When the great Spartan leader, Leonidas, faced an invading army, outnumbered a thousand to one, neither he nor his soldiers fled. Those Spartans lived by a creed whereby they understood the opposite of fear. In the early days of Teladoc, the DEA came into our office with guns and badges. Entrepreneurs must endure many challenges not seen in corporate America, but even the intrepid entrepreneur might cower when faced by circumstances like this. On that day, the 35 (or so) Teladoc employees did not run and hide. Like the Spartans, they knew the opposite of fear is love and passion. You will not run and hide if you believe in love, and are passionate about what is behind you, what you are defending. You stand strong and protect.
The Traffic in Boston
Everything begins with an idea
— Earl Nightingale
In the Fall of 2002, Nelson woke up, excited about an important and busy day. He was overweight and not terribly healthy, so when he rolled out of bed, and felt something was different, he ignored it. Nelson had become an expert at ignoring health issues. Terry, his wife admonished him and told him to go to the doctor. That was not going to happen. Today’s important meeting would change the course of his business, and therefore could not be missed.
During the forty-five-minute drive from home to downtown Dallas, the problem worsened, but only a small amount. He thought it was probably a cold, or something he had eaten the night before. Nelson was always positive, tough, and determined. It was a determination that had painted the pathway of success in his life.
But then things suddenly changed. His vision began to blur, and the situation became catastrophic. Nelson lost control of his pickup truck at 75 miles per hour, and the fatality that occurred next was inevitable.
That scenario is a likely possibility, but it is not what happened on that day. Thirty-seven years earlier, on a hot day in Boston, the butterfly effect, the idea that small things that happened in the past can have non-linear impacts on a complex system, saved Nelson’s life.
Here is what really happened.
Nelson woke up, excited about and important and busy day. He was overweight and not terribly healthy, so when he rolled out of bed, and felt something was different, he ignored it. Nelson had become an expert at ignoring health issues. Terry, his wife admonished him and told him to go to the doctor. That was not going to happen. Today’s important meeting would change the course of his business, and therefore could not be missed.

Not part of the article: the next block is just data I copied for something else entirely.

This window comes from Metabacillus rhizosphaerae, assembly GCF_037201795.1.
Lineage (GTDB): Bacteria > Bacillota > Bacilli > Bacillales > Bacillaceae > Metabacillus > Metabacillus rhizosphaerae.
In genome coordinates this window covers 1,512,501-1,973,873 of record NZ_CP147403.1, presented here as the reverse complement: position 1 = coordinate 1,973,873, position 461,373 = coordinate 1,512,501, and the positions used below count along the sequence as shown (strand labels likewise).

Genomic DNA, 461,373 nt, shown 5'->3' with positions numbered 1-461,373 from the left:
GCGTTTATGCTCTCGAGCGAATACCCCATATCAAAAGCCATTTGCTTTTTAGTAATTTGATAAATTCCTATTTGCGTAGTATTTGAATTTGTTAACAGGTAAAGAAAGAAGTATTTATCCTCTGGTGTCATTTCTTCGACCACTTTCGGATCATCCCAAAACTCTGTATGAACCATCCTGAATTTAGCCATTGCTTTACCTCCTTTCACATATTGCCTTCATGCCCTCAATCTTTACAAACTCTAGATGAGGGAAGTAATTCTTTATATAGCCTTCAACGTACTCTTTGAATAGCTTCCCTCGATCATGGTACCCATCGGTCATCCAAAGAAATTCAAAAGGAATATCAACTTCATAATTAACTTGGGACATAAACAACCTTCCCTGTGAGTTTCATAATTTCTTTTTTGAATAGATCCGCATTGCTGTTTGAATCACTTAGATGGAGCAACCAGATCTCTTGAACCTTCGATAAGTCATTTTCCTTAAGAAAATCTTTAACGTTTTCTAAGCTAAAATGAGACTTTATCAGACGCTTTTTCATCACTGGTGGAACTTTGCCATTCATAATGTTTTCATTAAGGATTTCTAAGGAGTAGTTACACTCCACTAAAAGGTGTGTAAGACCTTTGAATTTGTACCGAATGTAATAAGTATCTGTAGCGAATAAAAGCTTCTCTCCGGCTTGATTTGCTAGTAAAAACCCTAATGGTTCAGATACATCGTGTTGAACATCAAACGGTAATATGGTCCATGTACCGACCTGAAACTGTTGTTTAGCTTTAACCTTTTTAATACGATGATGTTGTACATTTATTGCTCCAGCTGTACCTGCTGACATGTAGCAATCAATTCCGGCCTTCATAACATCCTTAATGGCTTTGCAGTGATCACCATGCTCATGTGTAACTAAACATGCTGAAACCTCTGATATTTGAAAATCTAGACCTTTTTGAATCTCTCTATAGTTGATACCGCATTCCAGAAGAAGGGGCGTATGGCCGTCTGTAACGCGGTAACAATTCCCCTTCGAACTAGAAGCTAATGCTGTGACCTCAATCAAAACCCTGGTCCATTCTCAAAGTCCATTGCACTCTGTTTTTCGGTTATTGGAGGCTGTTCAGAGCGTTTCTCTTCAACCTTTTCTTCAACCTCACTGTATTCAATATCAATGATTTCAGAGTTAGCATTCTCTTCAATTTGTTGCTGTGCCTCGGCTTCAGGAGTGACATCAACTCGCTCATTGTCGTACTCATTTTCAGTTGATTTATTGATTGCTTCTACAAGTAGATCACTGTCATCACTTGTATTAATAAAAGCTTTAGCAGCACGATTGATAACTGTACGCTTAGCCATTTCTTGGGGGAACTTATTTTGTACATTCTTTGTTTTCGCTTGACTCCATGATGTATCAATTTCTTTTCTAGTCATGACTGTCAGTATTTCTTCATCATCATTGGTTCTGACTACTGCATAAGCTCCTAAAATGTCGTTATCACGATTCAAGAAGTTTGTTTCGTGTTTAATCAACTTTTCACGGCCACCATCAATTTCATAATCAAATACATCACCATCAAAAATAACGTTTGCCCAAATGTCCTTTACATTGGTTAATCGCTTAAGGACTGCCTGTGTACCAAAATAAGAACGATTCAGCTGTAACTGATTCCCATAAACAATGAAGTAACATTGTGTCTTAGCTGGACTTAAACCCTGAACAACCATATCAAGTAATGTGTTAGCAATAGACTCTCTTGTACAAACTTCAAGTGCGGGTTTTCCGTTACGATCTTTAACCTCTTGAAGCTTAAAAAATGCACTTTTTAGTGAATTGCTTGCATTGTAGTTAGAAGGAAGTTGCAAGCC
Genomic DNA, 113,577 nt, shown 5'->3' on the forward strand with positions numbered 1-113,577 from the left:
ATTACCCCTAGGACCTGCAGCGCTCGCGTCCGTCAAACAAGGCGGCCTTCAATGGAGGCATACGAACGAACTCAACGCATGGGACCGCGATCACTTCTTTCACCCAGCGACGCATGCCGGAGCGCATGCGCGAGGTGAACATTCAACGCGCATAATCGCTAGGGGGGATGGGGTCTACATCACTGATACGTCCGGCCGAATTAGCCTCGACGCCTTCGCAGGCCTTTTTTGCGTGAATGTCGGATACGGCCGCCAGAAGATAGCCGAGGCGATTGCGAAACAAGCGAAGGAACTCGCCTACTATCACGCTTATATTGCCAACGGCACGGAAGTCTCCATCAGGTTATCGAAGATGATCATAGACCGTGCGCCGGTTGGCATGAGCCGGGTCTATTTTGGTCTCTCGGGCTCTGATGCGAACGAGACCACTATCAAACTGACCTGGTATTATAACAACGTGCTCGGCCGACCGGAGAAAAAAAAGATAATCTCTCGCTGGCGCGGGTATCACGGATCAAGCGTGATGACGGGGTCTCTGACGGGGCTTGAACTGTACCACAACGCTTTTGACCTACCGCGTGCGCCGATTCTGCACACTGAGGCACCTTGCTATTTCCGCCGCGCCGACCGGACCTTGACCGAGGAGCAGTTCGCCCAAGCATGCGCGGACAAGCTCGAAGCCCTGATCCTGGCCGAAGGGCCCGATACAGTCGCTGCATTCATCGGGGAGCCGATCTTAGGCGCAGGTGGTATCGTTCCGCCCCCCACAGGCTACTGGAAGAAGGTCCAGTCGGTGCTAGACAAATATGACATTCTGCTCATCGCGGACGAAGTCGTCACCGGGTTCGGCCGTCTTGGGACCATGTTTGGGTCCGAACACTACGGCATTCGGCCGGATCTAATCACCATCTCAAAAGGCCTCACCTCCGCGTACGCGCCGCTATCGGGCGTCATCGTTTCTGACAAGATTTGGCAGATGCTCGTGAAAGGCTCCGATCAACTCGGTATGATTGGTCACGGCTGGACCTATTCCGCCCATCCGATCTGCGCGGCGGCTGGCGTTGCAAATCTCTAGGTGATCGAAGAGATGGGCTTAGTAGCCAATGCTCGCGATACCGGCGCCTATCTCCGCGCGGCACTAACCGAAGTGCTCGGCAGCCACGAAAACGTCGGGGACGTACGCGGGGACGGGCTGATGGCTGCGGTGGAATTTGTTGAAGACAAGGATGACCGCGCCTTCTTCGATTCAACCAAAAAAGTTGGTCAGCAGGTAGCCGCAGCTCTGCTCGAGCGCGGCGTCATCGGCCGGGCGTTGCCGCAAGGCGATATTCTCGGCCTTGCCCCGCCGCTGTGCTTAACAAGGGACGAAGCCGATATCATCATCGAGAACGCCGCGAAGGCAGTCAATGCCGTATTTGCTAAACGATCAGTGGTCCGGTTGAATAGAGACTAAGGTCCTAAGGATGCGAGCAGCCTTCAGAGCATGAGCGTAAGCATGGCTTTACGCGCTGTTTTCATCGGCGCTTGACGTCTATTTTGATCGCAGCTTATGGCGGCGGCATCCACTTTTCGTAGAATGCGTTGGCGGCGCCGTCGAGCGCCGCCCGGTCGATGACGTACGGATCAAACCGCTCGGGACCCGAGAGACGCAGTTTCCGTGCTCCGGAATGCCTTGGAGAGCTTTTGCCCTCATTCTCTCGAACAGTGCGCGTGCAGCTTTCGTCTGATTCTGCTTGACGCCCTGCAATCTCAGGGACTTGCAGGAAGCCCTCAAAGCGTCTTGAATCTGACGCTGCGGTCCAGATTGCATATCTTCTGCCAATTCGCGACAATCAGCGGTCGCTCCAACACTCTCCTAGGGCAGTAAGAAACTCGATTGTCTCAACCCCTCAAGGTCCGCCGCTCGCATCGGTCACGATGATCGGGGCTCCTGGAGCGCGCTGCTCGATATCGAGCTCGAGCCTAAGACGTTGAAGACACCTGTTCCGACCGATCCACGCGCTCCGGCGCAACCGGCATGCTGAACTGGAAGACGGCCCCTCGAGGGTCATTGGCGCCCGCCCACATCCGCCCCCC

As he was pulling out of the driveway that morning, he remembered he was a member of a new healthcare delivery system called Teladoc. He called in the service, and within minutes, Doctor Brooks was on his cell phone asking questions as he drove. As most people often do, Nelson ignored his beloved wife when she suggested he go to the doctor, but he took the advice of Dr. Brooks, who instructed him to drive directly to the ER.
Nelson took Dr. Brooks’ advice, and within a few minutes, he was in the local ER. A simple conversation with a physician who could listen, review an electronic medical record, and diagnose, saved Nelson’s life.
Dr. Brooks was the co-founder of Teladoc, a company he started because of a seed that pioneer, Jay Sanders, had planted a few years earlier during a speech at the University of Texas Medical Branch in Galveston. This book will tell the sometimes historic, other times startling tales of the road telemedicine took from 1967 Boston to where it is today. Telemedicine has created a new efficiency paradigm in care, and that engine is now on the precipice of an evolution that will revolutionize healthcare into the future. We will tell the complete story in the pages ahead.
First, the butterfly effect from the birth of telemedicine.
The Summer of Love (Jay H. Sanders, M.D.)
The summer of 1967 was explosive: riots, hippies, the Summer of Love, Vietnam, the Beatles, the Stones, and… the birth of telemedicine. Where was I? I was a senior medical resident at Massachusetts General Hospital (MGH) having just returned from two years of studying at the National Institute of Health. In those days, emergency medical specialties didn’t exist, and I was running the emergency department (ED). Back then, the senior medical resident and the surgical senior resident would each take two 12-hour shifts running the emergency department. Whoever was on the job, would see each patient that walked through that door and triage them. Every manner of case shows up in the emergency department (ED), so we definitely received intense training.
I remember vividly one particularly hot Boston summer day; I was working my 12-hour shift at the MGH ED, anticipating another traffic injury, chest pain, upper respiratory infection, broken bone, sprain, or abdominal pain. All of these are typical cases in the ED. Instead, the doors burst open and there stood Dr. Kenneth Bird, one of my professors of medicine. Though he was only about five foot seven, he was an imposing effigy. On this day, he was hot, sweaty, red-faced, and clearly upset. I had seen him this way enough times so that no one needed to explain this to me. I knew exactly why he was upset.